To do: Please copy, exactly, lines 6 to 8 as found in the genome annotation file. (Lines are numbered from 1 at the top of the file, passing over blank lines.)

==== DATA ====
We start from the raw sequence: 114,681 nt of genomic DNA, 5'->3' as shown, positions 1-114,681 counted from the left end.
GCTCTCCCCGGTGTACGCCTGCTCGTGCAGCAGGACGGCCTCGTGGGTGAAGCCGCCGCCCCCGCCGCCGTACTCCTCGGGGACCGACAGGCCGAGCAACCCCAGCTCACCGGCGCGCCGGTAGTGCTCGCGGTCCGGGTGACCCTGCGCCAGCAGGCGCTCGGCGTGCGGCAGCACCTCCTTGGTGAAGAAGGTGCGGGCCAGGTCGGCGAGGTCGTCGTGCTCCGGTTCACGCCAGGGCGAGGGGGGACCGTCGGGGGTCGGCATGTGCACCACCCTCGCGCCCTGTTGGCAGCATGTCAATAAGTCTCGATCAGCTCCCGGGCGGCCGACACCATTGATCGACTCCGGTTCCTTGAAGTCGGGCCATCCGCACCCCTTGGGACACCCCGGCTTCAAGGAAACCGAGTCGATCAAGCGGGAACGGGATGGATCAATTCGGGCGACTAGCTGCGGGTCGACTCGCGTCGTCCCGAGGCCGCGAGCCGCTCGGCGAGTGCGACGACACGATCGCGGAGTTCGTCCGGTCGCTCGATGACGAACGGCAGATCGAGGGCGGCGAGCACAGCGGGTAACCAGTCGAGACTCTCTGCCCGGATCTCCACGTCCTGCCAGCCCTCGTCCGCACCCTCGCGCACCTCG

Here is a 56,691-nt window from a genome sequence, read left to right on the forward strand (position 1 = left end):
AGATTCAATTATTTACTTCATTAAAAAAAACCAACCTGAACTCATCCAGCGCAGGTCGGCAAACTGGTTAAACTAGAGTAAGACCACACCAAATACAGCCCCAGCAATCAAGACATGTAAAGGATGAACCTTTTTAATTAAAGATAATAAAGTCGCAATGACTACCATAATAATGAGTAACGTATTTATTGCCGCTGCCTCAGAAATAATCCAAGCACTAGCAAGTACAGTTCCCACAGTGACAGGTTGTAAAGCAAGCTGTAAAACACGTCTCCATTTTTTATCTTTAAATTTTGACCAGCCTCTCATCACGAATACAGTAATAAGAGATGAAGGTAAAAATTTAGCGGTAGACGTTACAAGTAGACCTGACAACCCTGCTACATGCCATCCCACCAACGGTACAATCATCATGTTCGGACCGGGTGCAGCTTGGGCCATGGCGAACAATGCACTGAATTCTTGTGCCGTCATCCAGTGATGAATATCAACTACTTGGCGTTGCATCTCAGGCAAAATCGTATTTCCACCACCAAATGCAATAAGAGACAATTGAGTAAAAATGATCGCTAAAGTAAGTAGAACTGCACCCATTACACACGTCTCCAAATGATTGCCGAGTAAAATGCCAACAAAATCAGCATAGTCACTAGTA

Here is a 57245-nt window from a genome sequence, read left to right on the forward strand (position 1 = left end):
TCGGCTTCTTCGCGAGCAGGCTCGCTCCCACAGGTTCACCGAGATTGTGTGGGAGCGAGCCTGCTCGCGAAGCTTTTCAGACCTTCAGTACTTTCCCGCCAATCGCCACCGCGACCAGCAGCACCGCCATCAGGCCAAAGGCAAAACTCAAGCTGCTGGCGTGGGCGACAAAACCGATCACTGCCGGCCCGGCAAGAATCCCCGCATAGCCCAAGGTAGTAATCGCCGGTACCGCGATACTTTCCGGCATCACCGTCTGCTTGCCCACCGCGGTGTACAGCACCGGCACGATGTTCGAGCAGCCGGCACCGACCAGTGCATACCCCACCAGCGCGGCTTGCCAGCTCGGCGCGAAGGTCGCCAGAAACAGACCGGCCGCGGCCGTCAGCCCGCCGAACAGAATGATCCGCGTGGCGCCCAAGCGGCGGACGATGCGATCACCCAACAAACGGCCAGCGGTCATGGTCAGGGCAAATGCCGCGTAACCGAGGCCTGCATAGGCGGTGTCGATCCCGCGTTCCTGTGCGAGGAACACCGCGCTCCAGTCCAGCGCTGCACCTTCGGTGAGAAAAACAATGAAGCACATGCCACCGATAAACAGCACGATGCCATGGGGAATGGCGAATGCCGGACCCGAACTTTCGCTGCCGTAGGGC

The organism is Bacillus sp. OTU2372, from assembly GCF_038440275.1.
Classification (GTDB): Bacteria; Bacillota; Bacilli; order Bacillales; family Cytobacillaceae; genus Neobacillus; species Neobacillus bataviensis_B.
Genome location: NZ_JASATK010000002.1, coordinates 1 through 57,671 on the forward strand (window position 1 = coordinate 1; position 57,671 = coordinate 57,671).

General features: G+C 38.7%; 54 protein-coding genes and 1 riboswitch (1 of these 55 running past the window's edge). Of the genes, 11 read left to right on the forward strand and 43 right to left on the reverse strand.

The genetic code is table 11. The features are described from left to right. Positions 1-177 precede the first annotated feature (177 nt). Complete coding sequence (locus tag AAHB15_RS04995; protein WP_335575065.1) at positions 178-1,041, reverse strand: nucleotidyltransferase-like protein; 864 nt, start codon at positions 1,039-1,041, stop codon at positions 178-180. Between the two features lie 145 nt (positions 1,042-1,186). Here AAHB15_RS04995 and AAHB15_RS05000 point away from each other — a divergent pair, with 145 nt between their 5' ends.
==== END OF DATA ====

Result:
TCGGCTTCTTCGCGAGCAGGCTCGCTCCCACAGGTTCACCGAGATTGTGTGGGAGCGAGCCTGCTCGCGAAGCTTTTCAGACCTTCAGTACTTTCCCGCCAATCGCCACCGCGACCAGCAGCACCGCCATCAGGCCAAAGGCAAAACTCAAGCTGCTGGCGTGGGCGACAAAACCGATCACTGCCGGCCCGGCAAGAATCCCCGCATAGCCCAAGGTAGTAATCGCCGGTACCGCGATACTTTCCGGCATCACCGTCTGCTTGCCCACCGCGGTGTACAGCACCGGCACGATGTTCGAGCAGCCGGCACCGACCAGTGCATACCCCACCAGCGCGGCTTGCCAGCTCGGCGCGAAGGTCGCCAGAAACAGACCGGCCGCGGCCGTCAGCCCGCCGAACAGAATGATCCGCGTGGCGCCCAAGCGGCGGACGATGCGATCACCCAACAAACGGCCAGCGGTCATGGTCAGGGCAAATGCCGCGTAACCGAGGCCTGCATAGGCGGTGTCGATCCCGCGTTCCTGTGCGAGGAACACCGCGCTCCAGTCCAGCGCTGCACCTTCGGTGAGAAAAACAATGAAGCACATGCCACCGATAAACAGCACGATGCCATGGGGAATGGCGAATGCCGGACCCGAACTTTCGCTGCCGTAGGGC

The organism is Bacillus sp. OTU2372, from assembly GCF_038440275.1.
Classification (GTDB): Bacteria; Bacillota; Bacilli; order Bacillales; family Cytobacillaceae; genus Neobacillus; species Neobacillus bataviensis_B.